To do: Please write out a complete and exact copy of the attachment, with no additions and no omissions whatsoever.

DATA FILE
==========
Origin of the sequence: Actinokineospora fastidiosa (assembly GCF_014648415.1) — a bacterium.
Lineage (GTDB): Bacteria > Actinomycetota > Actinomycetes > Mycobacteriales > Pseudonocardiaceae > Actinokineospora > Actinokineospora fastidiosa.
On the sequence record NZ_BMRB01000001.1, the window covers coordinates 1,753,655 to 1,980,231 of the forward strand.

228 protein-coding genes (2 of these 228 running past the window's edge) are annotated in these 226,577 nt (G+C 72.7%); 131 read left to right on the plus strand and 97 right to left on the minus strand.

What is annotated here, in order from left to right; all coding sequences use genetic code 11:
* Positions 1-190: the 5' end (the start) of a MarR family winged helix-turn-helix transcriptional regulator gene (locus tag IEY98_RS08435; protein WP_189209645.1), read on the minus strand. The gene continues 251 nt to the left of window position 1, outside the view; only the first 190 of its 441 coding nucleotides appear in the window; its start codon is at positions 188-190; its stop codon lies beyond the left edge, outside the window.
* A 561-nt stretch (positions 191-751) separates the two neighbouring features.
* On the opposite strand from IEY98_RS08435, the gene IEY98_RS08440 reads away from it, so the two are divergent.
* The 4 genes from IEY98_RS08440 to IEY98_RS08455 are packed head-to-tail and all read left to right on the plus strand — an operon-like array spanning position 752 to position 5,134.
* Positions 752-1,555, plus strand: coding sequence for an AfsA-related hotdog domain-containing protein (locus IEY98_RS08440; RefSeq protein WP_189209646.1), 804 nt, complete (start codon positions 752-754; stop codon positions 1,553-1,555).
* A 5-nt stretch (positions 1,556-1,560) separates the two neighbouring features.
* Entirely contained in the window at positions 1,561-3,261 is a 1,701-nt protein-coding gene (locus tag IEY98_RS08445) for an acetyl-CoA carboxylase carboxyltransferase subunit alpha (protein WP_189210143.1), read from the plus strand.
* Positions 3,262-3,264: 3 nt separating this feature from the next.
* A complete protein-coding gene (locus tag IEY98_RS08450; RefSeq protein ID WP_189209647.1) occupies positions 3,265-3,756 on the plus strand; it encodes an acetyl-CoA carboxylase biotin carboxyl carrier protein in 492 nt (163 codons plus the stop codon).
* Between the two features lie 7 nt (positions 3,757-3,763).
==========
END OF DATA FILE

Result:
Origin of the sequence: Actinokineospora fastidiosa (assembly GCF_014648415.1) — a bacterium.
Lineage (GTDB): Bacteria > Actinomycetota > Actinomycetes > Mycobacteriales > Pseudonocardiaceae > Actinokineospora > Actinokineospora fastidiosa.
On the sequence record NZ_BMRB01000001.1, the window covers coordinates 1,753,655 to 1,980,231 of the forward strand.

228 protein-coding genes (2 of these 228 running past the window's edge) are annotated in these 226,577 nt (G+C 72.7%); 131 read left to right on the plus strand and 97 right to left on the minus strand.

What is annotated here, in order from left to right; all coding sequences use genetic code 11:
* Positions 1-190: the 5' end (the start) of a MarR family winged helix-turn-helix transcriptional regulator gene (locus tag IEY98_RS08435; protein WP_189209645.1), read on the minus strand. The gene continues 251 nt to the left of window position 1, outside the view; only the first 190 of its 441 coding nucleotides appear in the window; its start codon is at positions 188-190; its stop codon lies beyond the left edge, outside the window.
* A 561-nt stretch (positions 191-751) separates the two neighbouring features.
* On the opposite strand from IEY98_RS08435, the gene IEY98_RS08440 reads away from it, so the two are divergent.
* The 4 genes from IEY98_RS08440 to IEY98_RS08455 are packed head-to-tail and all read left to right on the plus strand — an operon-like array spanning position 752 to position 5,134.
* Positions 752-1,555, plus strand: coding sequence for an AfsA-related hotdog domain-containing protein (locus IEY98_RS08440; RefSeq protein WP_189209646.1), 804 nt, complete (start codon positions 752-754; stop codon positions 1,553-1,555).
* A 5-nt stretch (positions 1,556-1,560) separates the two neighbouring features.
* Entirely contained in the window at positions 1,561-3,261 is a 1,701-nt protein-coding gene (locus tag IEY98_RS08445) for an acetyl-CoA carboxylase carboxyltransferase subunit alpha (protein WP_189210143.1), read from the plus strand.
* Positions 3,262-3,264: 3 nt separating this feature from the next.
* A complete protein-coding gene (locus tag IEY98_RS08450; RefSeq protein ID WP_189209647.1) occupies positions 3,265-3,756 on the plus strand; it encodes an acetyl-CoA carboxylase biotin carboxyl carrier protein in 492 nt (163 codons plus the stop codon).
* Between the two features lie 7 nt (positions 3,757-3,763).